they happen to be gay, lesbian,
bisexual or transgender”
A simpler name for that circle might be:
“those who are trying to live in the light of God’s grace”
But the name of the circle I most hope for, is this one:
The United Methodist Church
The Rev. Dr. Robert Allan Hill, Dean of Marsh Chapel
In the name of the Father, and of the Son, and of the Holy Spirit. Amen.
Please, be seated.
Remember with me, will you? If you are seated here in the nave of Marsh Chapel you may want to find a comfortable posture, if such is possible in wooden pews, and fold your hands in your lap and let your eyelids drift downward just a bit. If, on the other hand, you are driving a motor vehicle on Interstate 90, I think it would be better for all concerned, and on Interstate 90 there will be many concerned, if you just kept your hands on the steering wheel and your eyes open! Let us, together, then, as a congregation called into fellowship on this Memorial Day weekend, remember.
We remember one year ago on a sunny Memorial Day weekend walking over to Boston Common and seeing a sea of American flags that had been painstakingly pounded into the soft earth. A bride and a groom were making final preparations for their nuptials. Nails were polished, shoes were shined, suits were pressed, dresses were shaken out, hair was done up, and yes, small vials of bubbles were unpacked and laid out in baskets for guests to retrieve and blow after the ceremony. On that sunny Sunday afternoon, the bride and her father made their way down the aisle, this aisle in fact, and she joined hands with her betrothed. Declarations were made, readings were read, a sermon was preached, Bach was sung, vows were vowed, rings were exchanged, prayers were said, and the priest proclaimed, “You are husband and wife!” Yes, one year ago today Holly and I got married right here at Marsh Chapel on the glorious Sunday of Memorial Day weekend. It has been a year of delight, of learning, and most of all, of loving. Happy anniversary, love!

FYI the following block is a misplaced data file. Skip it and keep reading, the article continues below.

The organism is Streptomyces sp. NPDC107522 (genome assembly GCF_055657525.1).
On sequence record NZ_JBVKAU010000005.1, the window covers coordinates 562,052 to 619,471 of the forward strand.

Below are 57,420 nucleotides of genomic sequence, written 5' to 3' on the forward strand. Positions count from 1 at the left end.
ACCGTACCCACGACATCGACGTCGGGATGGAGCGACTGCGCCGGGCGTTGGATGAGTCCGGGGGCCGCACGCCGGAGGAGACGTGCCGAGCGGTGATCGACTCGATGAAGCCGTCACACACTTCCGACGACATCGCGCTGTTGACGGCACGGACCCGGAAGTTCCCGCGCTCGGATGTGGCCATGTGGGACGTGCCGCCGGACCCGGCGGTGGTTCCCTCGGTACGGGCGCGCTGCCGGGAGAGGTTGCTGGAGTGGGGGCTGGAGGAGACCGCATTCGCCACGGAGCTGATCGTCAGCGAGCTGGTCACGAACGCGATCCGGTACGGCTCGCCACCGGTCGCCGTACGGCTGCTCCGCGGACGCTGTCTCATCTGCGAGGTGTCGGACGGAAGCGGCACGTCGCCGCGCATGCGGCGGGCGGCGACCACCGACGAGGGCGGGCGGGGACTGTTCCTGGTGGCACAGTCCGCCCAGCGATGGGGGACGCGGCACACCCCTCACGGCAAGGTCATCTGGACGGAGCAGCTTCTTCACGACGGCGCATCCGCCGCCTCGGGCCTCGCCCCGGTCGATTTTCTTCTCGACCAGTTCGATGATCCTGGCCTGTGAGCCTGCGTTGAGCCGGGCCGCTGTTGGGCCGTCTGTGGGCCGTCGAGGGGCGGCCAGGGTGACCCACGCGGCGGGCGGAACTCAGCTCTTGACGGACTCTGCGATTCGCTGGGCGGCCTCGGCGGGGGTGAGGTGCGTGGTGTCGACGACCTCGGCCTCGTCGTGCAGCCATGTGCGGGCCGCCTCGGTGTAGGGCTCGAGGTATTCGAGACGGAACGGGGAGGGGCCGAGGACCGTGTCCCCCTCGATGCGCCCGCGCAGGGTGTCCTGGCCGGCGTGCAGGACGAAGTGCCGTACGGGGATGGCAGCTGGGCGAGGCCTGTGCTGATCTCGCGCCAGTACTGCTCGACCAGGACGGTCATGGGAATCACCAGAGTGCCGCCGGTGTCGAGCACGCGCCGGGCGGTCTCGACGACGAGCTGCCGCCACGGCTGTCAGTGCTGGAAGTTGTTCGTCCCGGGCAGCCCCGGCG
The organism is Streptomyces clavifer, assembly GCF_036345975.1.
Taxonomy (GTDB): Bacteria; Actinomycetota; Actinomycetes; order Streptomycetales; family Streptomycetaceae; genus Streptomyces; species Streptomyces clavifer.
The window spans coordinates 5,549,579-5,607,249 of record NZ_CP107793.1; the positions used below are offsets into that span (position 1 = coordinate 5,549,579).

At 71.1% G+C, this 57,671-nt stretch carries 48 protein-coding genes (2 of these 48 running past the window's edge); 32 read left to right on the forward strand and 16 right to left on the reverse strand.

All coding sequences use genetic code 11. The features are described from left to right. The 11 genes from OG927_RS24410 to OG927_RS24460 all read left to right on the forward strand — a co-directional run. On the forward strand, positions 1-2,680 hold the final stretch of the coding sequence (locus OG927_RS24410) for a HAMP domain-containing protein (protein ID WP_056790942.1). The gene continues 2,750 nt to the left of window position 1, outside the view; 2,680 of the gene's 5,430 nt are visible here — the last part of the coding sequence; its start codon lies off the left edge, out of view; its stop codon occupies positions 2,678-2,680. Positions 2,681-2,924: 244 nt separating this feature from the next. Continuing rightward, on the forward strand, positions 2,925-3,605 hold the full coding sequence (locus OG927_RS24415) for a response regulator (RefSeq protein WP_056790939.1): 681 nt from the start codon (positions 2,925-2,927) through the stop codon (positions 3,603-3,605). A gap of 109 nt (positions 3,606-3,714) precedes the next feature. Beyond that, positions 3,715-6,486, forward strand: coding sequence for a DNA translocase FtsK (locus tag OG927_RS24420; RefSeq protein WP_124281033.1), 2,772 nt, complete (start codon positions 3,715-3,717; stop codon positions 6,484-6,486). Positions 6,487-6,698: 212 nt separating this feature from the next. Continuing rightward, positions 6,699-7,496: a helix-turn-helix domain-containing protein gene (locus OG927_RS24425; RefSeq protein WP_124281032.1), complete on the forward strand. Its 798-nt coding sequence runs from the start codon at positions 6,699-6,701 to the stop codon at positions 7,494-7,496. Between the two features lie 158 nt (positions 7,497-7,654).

If only all of our memories of the past year could be such happy ones. For us here at Boston University, there has been far too much tragedy.
We remember on a cool November evening when Chung-Wei Yang, known at the University as Victor, who had come to BU from Taiwan to study international relations, collided with a bus while riding his bicycle and was killed. His family arrived in Boston and on a Saturday morning, again here in the nave of Marsh Chapel, hundreds of students, friends, family, and members of the Taiwanese community in Boston joined to remember and pray. Again, readings were read, a sermon was preached, music was sung, prayers were said, memories were shared, and tears, oh so many tears, were shed.
Then, only a couple of weeks later, the phone rings: “I’m driving down Commonwealth Avenue. There’s a body in the road. It’s not another one of ours, is it?” Christopher Weigl, a graduate student in photojournalism in the College of Communications collided with a tractor-trailer just in front of the CVS across from Student Health Services. Again on a Sunday afternoon, students and family and friends gathered, this time in the nave of the First Congregational Church in Holliston, Massaschusetts, in whose fellowship Christopher grew up. BU alumna and senior pastor of the church, Rev. Bonnie Steinroeder, who pastors three generations of the Weigl family, led another service of readings and prayers and memories and music and tears.
We made it through January and February unscathed, but then on the first Saturday of March, in the wee hours of the morning, Anthony Barksdale died after attending an un-registered, off-campus party. He was a freshman engineering major from Amherst, New Hampshire. Due to the cold and the rain, a vigil was held indoors in the George Sherman Union. Students gathered in the Towers dormitory to share memories. A memorial service was held in his high school.
April 15. Tax Day! Patriots’ Day. Marathon Monday. You remember, don’t you? Just a little warmer than the runners may have wanted, but perfect for spectators who came out in droves to line the course, particularly the last few miles as the runners came down Beacon Street, through Kenmore Square, and then zigged and zagged over to Boylston Street to the finish line. Some of us gathered in the Deanery, that is, the residence of the dean, for a brunch of eggs and fruit and Dunkin Donuts. Dean Hill recited Longfellow and the Gettysburg Address, as he is wont to do sometimes. Out we processed to Kenmore Square to watch the elite runners come through, thinking that we were only taking our lives in our hands by boarding the rickety elevator down to the ground from number 10.